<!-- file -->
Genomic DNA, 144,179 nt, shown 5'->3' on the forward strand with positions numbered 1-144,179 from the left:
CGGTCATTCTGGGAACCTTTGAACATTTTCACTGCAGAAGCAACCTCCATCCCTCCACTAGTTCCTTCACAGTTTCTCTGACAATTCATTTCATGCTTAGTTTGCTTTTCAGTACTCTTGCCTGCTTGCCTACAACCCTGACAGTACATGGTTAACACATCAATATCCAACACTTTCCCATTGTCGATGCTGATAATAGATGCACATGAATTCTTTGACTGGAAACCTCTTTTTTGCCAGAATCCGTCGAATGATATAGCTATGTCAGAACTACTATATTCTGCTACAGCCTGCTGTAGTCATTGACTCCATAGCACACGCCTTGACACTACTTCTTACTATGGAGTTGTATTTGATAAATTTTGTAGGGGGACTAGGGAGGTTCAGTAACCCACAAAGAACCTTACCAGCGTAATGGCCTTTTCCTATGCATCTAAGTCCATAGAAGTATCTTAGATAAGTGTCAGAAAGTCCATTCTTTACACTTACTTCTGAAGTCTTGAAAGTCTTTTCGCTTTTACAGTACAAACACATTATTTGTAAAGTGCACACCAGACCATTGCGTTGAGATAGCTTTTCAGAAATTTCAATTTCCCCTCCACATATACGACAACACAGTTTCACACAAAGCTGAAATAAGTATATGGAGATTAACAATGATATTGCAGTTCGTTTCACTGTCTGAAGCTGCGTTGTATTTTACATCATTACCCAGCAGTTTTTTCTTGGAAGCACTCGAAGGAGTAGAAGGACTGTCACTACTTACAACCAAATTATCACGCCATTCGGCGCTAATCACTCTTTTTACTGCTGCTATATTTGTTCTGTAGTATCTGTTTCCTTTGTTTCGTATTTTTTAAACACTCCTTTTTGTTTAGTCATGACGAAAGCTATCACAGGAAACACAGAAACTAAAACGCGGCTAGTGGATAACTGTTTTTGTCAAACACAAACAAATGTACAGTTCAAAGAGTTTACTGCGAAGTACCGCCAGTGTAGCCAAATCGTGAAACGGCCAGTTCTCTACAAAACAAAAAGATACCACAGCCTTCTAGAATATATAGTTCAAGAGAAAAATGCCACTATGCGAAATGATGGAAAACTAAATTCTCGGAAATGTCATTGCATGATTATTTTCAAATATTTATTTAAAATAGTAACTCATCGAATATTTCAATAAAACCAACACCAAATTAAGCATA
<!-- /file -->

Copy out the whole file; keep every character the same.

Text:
Genomic DNA, 144,179 nt, shown 5'->3' on the forward strand with positions numbered 1-144,179 from the left:
CGGTCATTCTGGGAACCTTTGAACATTTTCACTGCAGAAGCAACCTCCATCCCTCCACTAGTTCCTTCACAGTTTCTCTGACAATTCATTTCATGCTTAGTTTGCTTTTCAGTACTCTTGCCTGCTTGCCTACAACCCTGACAGTACATGGTTAACACATCAATATCCAACACTTTCCCATTGTCGATGCTGATAATAGATGCACATGAATTCTTTGACTGGAAACCTCTTTTTTGCCAGAATCCGTCGAATGATATAGCTATGTCAGAACTACTATATTCTGCTACAGCCTGCTGTAGTCATTGACTCCATAGCACACGCCTTGACACTACTTCTTACTATGGAGTTGTATTTGATAAATTTTGTAGGGGGACTAGGGAGGTTCAGTAACCCACAAAGAACCTTACCAGCGTAATGGCCTTTTCCTATGCATCTAAGTCCATAGAAGTATCTTAGATAAGTGTCAGAAAGTCCATTCTTTACACTTACTTCTGAAGTCTTGAAAGTCTTTTCGCTTTTACAGTACAAACACATTATTTGTAAAGTGCACACCAGACCATTGCGTTGAGATAGCTTTTCAGAAATTTCAATTTCCCCTCCACATATACGACAACACAGTTTCACACAAAGCTGAAATAAGTATATGGAGATTAACAATGATATTGCAGTTCGTTTCACTGTCTGAAGCTGCGTTGTATTTTACATCATTACCCAGCAGTTTTTTCTTGGAAGCACTCGAAGGAGTAGAAGGACTGTCACTACTTACAACCAAATTATCACGCCATTCGGCGCTAATCACTCTTTTTACTGCTGCTATATTTGTTCTGTAGTATCTGTTTCCTTTGTTTCGTATTTTTTAAACACTCCTTTTTGTTTAGTCATGACGAAAGCTATCACAGGAAACACAGAAACTAAAACGCGGCTAGTGGATAACTGTTTTTGTCAAACACAAACAAATGTACAGTTCAAAGAGTTTACTGCGAAGTACCGCCAGTGTAGCCAAATCGTGAAACGGCCAGTTCTCTACAAAACAAAAAGATACCACAGCCTTCTAGAATATATAGTTCAAGAGAAAAATGCCACTATGCGAAATGATGGAAAACTAAATTCTCGGAAATGTCATTGCATGATTATTTTCAAATATTTATTTAAAATAGTAACTCATCGAATATTTCAATAAAACCAACACCAAATTAAGCATA